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Street Markets

Markets represent the oldest way in which goods are sold. The idea is ancient, and many markets that continue today in towns and cities across the UK have a long history. However, there are a number of markets which are particularly historic and well known. What follows is a selection of historic London markets.


Borough Market

Borough Market in Southwark has a history that predates the Roman invasion of Britain. The site of London represents what was once the lowest fordable point of the river Thames, and in pre Roman Britain trading activity was already taking place just south of the fording point, in what is now Southwark. Mention was first made of Borough Market as an institution in 1276, when traffic problems on London Bridge caused by the market were recorded.









Although the market has moved a few hundred yards either side of the south end of London Bridge during its long history it has always remained in generally the same location. Borough Market has been on its present site since 1756. In the fourteenth century, inns grew up to cater for merchants who travelled to trade here. The Tabard Inn of Chaucer's Canterbury Tales was one such inn. The George Inn, which stood near the Tabard, was another, and in part this inn still survives.

Opening Times: Please use contact details below.

Directions: Borough Market is surrounded by Southwark Street, Bedale Street, Stoney Street and Winchester Walk. The nearest Underground station is London Bridge. The market can be found almost underneath the mainline London Bridge station. See interactive map centred on Borough Market.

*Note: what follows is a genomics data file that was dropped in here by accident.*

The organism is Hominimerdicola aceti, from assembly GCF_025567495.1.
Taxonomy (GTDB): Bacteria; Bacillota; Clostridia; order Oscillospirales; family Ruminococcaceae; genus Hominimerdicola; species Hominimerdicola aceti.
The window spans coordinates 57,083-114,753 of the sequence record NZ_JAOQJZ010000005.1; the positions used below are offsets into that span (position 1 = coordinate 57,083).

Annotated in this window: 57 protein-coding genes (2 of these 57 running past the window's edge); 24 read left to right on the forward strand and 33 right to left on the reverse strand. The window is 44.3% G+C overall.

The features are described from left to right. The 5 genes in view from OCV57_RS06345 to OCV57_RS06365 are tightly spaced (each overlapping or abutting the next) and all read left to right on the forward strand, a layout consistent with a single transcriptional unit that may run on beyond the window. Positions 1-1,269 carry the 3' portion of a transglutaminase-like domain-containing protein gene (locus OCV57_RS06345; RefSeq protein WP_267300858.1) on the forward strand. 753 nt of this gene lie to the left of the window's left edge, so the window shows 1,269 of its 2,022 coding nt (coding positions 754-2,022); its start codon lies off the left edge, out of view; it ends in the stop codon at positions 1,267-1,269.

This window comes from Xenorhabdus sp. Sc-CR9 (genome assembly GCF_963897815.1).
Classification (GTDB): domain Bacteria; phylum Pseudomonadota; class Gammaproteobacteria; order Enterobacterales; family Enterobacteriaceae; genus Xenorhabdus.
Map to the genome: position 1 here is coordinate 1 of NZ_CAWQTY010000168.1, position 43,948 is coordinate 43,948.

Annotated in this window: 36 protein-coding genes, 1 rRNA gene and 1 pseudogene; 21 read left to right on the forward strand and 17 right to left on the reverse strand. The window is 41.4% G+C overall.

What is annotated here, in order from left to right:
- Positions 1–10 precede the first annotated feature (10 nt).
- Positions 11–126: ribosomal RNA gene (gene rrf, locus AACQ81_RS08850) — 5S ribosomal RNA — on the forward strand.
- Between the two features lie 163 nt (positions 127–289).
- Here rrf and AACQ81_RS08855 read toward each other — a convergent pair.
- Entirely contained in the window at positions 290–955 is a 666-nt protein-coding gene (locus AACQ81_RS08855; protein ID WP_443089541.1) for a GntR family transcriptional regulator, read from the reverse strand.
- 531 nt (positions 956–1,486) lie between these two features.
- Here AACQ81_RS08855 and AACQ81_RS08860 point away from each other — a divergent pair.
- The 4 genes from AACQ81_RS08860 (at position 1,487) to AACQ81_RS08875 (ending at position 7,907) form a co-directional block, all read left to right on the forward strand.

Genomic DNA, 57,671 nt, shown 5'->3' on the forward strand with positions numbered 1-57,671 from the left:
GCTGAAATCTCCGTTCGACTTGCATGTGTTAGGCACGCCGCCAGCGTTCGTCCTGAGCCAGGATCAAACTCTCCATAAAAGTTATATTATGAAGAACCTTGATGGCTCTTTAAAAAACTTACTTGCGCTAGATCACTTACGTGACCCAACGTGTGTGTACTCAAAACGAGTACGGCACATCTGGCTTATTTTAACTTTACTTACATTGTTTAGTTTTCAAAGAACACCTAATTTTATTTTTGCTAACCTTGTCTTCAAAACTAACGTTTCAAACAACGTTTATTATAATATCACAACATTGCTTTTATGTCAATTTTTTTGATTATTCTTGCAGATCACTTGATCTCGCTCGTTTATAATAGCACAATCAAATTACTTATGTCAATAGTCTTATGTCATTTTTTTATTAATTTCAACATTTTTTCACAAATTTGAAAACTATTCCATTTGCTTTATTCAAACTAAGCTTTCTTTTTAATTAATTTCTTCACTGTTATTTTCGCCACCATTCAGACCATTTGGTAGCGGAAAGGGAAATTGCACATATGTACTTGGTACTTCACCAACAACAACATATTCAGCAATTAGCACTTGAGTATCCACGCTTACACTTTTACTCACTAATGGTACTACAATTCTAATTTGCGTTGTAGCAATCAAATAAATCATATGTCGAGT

telephone: 020 7407 1002










Greenwich Market was established in 1849, and now specialises in antiques, arts and crafts, clothing and books. A trip to the market could be combined with visits to many other attractions available in Greenwich, including Cutty Sark, Royal Observatory, National Maritime Museum, and the Old Royal Naval College.

Opening Times: Please use contact details below.

Directions: Greenwich Market is in a covered area bordered by College Approach, King William Walk, Greenwich Church Street and Nelson Road. Click here for an interactive map centred on Greenwich Market.

To get to the market you could either take the Docklands Railway to Island Gardens, and then walk through the footbridge to Greenwich; or you could take a river bus from one of the Thames piers in central London. I recommend the boat. Pricey though it may be, it's a great introduction to a day in Greenwich. See the following web site for details of river bus services:


telephone: 020 8269 5096







There has been a market at the site of Leadenhall off Gracechurch Street since the fourteenth century. The old market was damaged by the Great Fire of London in 1666, and it was in repairing the market that it was given a roof for the first time. This was the Leadenhall that the eighteenth century writer Daniel Defoe would have known. He mentioned Leadenhall in his famous novel Robinson Crusoe, published in 1719, about a man marooned alone on a desert island. When Crusoe has a particularly successful day finding food on his island it is of Leadenhall that he thinks: "Leaden-hall Market could not have furnished a table better than I."